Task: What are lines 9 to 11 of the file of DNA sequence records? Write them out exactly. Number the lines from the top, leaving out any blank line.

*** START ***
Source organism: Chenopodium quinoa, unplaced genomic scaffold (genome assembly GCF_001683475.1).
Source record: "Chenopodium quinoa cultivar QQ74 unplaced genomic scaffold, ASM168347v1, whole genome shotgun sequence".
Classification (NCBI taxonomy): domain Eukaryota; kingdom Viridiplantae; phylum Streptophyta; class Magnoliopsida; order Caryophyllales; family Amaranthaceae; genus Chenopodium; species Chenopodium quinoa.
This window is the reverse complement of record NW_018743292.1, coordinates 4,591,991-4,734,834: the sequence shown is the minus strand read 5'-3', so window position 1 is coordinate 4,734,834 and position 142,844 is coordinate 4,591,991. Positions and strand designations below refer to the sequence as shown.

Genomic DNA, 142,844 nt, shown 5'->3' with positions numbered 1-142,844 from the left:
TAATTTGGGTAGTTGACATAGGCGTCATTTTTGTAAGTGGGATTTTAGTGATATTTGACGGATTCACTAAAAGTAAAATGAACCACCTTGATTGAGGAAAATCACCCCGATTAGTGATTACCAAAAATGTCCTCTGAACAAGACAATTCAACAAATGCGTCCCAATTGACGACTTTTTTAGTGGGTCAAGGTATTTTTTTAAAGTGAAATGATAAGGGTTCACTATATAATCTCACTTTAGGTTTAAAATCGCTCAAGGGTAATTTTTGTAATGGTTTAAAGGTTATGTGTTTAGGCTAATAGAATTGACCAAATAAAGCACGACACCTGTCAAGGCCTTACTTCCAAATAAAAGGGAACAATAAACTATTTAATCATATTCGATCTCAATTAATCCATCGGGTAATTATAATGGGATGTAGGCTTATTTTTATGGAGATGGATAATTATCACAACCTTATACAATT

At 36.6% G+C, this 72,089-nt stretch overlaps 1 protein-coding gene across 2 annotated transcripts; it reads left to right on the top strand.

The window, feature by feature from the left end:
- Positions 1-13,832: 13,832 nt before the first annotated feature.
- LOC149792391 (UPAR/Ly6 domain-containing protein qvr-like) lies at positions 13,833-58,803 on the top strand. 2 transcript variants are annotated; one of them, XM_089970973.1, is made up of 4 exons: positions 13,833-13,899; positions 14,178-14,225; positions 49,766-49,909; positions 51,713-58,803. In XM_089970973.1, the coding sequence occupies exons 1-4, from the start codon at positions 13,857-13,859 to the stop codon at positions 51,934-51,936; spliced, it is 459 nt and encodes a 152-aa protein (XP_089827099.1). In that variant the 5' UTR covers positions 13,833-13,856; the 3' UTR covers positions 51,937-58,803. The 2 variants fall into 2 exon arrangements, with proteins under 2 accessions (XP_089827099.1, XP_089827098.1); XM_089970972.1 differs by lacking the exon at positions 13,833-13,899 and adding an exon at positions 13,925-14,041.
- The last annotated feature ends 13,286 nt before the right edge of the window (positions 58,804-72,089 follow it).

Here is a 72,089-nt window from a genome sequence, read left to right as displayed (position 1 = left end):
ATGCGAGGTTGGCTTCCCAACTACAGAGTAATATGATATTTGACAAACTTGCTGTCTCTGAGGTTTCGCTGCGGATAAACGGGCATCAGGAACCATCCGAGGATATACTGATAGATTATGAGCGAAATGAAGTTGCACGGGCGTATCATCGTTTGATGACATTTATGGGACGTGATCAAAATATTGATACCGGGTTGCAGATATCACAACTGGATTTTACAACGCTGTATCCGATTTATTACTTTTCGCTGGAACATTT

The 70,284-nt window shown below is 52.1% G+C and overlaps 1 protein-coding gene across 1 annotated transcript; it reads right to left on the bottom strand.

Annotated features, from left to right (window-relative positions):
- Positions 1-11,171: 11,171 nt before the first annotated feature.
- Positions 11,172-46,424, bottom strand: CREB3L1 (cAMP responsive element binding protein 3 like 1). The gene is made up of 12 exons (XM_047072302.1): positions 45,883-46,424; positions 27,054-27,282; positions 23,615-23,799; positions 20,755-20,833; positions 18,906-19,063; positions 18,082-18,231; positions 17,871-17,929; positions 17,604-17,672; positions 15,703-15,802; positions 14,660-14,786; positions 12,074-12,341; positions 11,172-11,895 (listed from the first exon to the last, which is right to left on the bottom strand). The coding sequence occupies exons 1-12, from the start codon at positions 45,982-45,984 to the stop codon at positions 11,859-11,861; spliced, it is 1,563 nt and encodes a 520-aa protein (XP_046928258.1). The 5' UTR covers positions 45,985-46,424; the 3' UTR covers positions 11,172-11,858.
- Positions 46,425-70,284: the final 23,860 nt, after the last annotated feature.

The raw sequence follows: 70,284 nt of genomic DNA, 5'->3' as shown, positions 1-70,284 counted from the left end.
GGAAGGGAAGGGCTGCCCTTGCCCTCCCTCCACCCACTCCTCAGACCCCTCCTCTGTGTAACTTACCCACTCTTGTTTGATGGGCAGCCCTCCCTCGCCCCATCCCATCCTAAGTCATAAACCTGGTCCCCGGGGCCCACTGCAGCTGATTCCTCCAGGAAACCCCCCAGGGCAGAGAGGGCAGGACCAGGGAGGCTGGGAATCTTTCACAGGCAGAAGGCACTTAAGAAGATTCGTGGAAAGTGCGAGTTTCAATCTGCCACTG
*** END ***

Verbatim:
- Positions 1-13,832: 13,832 nt before the first annotated feature.
- LOC149792391 (UPAR/Ly6 domain-containing protein qvr-like) lies at positions 13,833-58,803 on the top strand. 2 transcript variants are annotated; one of them, XM_089970973.1, is made up of 4 exons: positions 13,833-13,899; positions 14,178-14,225; positions 49,766-49,909; positions 51,713-58,803. In XM_089970973.1, the coding sequence occupies exons 1-4, from the start codon at positions 13,857-13,859 to the stop codon at positions 51,934-51,936; spliced, it is 459 nt and encodes a 152-aa protein (XP_089827099.1). In that variant the 5' UTR covers positions 13,833-13,856; the 3' UTR covers positions 51,937-58,803. The 2 variants fall into 2 exon arrangements, with proteins under 2 accessions (XP_089827099.1, XP_089827098.1); XM_089970972.1 differs by lacking the exon at positions 13,833-13,899 and adding an exon at positions 13,925-14,041.
- The last annotated feature ends 13,286 nt before the right edge of the window (positions 58,804-72,089 follow it).